Flow cytometry buffer contained 1% bovine serum albumin and 0.02% sodium azide in PBS. Blocking buffer contained flow cytometry buffer, supernatant from the 2.4G2 hybridoma (Fc block; anti-CD16/32; American Type Culture Collection, Manassas, VA, USA no. HB-197), and fetal bovine serum at a ratio of 10:5:1. After isolation, cells were blocked at 4°C for 30 minutes. Primary antibodies were used at 1:200 and incubated for 30 minutes at 4°C. Stained cells were washed three times in flow cytometry buffer and fixed in 2% paraformaldehyde prior to flow cytometric analysis on a BD FACSCalibur (BD Biosciences). Files were analyzed offline using FlowJo 7.5 (Windows version; Tree Star, Inc., Ashland, OR, USA). CD45 was detected with clone 30-F11 (BD Biosciences no. 557235). CD11b was detected with clone M1/70 (BD Biosciences no. 553312). F4/80 was detected with clone BM8 (eBiosciences no. 53-4801-82). Ly6C/G was detected with clone Gr1, RB6-8C5 (BD Biosciences no. 553129). Ly6G was detected with clone 1A8 (BD Biosciences No. 551467). Ly6B was detected with clone 7/4 (Caltag no. RM6504). Ly6C was detected with clone AL-21 (BD Biosciences no. 560595).
Morris water maze
Cognitive performance was assessed beginning at 14 days postinfection using our previously published methodology .
All graphs show mean ± 95% confidence intervals. Cell counts in the depletion experiments were assessed by one-way analysis of variance (ANOVA). Morris water maze performance was assessed by two-way ANOVA. Pairwise analyses, when appropriate, used the Student-Newman-Keuls method. All tests utilized α = 0.05, β = 0.2.
Results and discussion
Immune cells rapidly infiltrate the brain of TMEV-infected mice but not sham-infected mice
C57BL/6J mice at 5 to 8 weeks of age were infected by intracranial injection of 2 × 105 PFU of the Daniel's strain of TMEV in a volume of 10 μL. Sham-infected mice received identical injections of vehicle lacking virus. Histological analysis of the brain at 24 h post infection (hpi) revealed marked inflammation and large numbers of infiltrating cells in the infected mice (Figure 1). Inflammation was most concentrated in the hippocampal region (Figure 1B), with high density in the corpus callosum and alveus and at the hippocampal fissure (Figure 1B, D). Infiltrating cells were also observed within the pyramidal neuron layer of cornu ammonis 1 (CA1) in the hippocampus (Figure 1D, I). In sham-infected mice, despite receiving a needle stick through the calvarium, no evidence of inflammation was ever observed in the brain. We also never observed an inflammatory response in mice injected with UV-inactivated TMEV (data not shown). We conclude that productive infection of the brain with TMEV results in the rapid induction of immune cell infiltration that is concentrated in the white matter above the hippocampus and at the hippocampal fissure.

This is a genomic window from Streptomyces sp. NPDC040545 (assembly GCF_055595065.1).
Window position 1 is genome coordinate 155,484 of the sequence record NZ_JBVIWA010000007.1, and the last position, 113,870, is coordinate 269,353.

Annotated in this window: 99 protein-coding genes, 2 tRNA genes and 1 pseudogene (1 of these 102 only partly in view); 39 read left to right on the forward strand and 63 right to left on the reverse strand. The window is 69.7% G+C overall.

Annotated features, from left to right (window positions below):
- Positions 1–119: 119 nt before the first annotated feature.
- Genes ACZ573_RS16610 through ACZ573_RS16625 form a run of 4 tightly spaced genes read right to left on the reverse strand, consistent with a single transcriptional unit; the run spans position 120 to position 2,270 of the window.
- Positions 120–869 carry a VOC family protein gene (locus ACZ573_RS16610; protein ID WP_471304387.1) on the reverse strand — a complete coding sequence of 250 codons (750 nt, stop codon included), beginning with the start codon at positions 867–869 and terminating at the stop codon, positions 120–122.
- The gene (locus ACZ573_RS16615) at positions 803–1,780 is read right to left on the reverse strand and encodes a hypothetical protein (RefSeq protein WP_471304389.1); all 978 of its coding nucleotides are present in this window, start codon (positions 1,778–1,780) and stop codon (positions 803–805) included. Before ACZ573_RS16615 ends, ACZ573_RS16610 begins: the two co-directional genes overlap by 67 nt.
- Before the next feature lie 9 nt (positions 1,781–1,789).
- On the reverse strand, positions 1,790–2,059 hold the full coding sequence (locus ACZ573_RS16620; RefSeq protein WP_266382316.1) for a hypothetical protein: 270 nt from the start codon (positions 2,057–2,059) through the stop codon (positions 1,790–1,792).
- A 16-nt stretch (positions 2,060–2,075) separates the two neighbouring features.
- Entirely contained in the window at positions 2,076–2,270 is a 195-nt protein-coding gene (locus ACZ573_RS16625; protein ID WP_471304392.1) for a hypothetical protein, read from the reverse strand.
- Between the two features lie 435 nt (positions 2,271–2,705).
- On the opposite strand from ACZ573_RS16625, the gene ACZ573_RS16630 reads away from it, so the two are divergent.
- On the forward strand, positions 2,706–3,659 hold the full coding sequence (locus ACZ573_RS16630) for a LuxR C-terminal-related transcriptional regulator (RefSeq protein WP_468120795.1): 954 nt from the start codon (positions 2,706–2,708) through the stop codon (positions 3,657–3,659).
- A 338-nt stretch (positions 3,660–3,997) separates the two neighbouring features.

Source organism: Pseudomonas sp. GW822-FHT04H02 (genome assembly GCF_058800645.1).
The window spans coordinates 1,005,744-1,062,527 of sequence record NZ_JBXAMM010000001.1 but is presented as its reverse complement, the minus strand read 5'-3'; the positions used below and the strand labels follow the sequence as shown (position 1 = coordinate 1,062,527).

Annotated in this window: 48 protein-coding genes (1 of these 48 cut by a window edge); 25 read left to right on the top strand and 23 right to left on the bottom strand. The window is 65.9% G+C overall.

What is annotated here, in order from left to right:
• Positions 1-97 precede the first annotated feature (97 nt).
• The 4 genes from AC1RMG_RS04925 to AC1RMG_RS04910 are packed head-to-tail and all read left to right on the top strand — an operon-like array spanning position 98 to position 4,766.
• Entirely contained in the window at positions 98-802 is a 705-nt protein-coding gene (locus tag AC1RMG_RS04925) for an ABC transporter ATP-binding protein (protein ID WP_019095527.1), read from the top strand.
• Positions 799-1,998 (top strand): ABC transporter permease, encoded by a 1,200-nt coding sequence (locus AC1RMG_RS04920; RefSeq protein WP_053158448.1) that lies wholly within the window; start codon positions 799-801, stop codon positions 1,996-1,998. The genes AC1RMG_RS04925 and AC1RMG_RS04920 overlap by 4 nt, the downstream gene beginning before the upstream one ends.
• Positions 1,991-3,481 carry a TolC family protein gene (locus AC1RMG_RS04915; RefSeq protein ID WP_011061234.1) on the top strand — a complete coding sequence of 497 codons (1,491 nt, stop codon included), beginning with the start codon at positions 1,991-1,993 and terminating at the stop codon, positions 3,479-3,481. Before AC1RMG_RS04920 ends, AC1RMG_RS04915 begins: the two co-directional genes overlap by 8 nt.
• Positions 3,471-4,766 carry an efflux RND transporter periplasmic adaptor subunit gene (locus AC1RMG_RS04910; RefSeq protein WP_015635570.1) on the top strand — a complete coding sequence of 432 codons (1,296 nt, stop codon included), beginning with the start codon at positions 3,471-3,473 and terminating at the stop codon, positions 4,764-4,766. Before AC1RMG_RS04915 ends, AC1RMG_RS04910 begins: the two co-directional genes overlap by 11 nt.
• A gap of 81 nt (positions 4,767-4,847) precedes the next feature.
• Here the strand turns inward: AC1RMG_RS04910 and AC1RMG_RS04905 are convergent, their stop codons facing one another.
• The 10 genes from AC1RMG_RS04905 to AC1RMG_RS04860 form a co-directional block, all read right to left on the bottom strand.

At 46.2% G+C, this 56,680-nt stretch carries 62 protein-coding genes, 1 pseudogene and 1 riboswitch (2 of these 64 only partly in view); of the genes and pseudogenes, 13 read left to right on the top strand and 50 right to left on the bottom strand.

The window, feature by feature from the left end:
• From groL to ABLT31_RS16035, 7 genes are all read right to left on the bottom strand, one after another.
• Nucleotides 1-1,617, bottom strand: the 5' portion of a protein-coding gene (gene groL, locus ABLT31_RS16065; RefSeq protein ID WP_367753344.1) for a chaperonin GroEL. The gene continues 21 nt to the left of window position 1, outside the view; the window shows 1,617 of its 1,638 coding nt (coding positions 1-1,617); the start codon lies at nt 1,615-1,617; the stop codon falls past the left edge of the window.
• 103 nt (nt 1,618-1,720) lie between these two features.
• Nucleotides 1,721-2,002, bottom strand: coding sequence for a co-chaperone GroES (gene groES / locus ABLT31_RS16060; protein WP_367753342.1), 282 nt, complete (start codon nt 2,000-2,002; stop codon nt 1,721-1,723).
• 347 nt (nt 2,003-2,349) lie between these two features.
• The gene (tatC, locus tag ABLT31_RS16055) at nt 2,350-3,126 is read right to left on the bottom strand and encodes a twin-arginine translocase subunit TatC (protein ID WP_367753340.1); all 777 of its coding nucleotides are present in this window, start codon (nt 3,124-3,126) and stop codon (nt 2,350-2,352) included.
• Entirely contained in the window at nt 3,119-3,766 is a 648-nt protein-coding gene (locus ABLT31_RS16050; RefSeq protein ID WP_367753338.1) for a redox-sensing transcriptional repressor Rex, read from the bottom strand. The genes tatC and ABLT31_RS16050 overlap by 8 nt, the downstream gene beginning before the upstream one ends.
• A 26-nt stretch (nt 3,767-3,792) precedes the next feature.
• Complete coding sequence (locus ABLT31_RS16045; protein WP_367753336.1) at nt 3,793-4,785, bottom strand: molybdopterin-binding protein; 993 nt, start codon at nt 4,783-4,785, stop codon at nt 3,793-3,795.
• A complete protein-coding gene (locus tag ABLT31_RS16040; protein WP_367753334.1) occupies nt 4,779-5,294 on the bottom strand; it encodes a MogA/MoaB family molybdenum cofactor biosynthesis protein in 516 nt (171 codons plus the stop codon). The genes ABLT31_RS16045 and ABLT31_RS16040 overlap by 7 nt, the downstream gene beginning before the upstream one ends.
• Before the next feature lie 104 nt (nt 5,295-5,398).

Brain infiltrating cells are enriched in neutrophils and inflammatory monocytes
Given the conflicting observations that exist in the literature regarding temporal staging of innate and adaptive immune cell infiltration into the acutely infected brain [2–5, 11], we sought to determine the identity of the cells observed in Figure 1. Using our established protocol for isolating a highly enriched population of leukocytes from the brain , we observed a robust population of CD45hi cells in TMEV-infected mice at 18 hpi (Figure 2B) that are not present in the brain of sham-infected (Figure 2A) or uninfected mice (data not shown). Further phenotyping revealed that most of the CD45hi cells in the brain-infiltrating leukocytes (BILs) were CD11b positive, albeit at two different intensity levels. We routinely distinguished CD11b++ and CD11b+++ populations (Figure 2C, D). Critically, these populations could also be distinguished by levels of surface staining with the Gr1 antibody (Figure 2C) and the 1A8 antibody (Figure 2D), such that CD11b++ cells were positive for Gr1 but negative for 1A8 and CD11b+++ cells were positive for both markers (Figure 2C, D). Likewise, the population of CD45hi cells could be distinguished by surface F4/80 expression, with some F4/80+ cells positive for Gr1 but no F4/80+ cells positive for 1A8. CD11b is a component of the αMβ2 integrin complex that is found on the surface of monocytes, granulocytes, macrophages, and natural killer cells . The F4/80 antigen is a member of the epidermal growth factor 7 transmembrane family that is found on various macrophage populations including tissue resident macrophages such as microglia [13, 14]. The Gr1 antigen is a mixture of Ly6C and Ly6G that is expressed on the surface of circulating monocytes and neutrophils . In contrast, the 1A8 antigen is explicitly Ly6G and is only observed on neutrophils and granulocytes but not on monocytes or macrophages [15, 16]. On the basis of our findings, we have established the following definitions, which are also elaborated below: CD45hiCD11b++F4/80+Gr1+1A8- cells are inflammatory monocytes; CD45hiCD11b+++F4/80-Gr1+1A8+ cells are neutrophils. We find that approximately 60% of the CD45hi cell population in the brain at 18 hpi are inflammatory monocytes and approximately 20% are neutrophils (Figure 2G).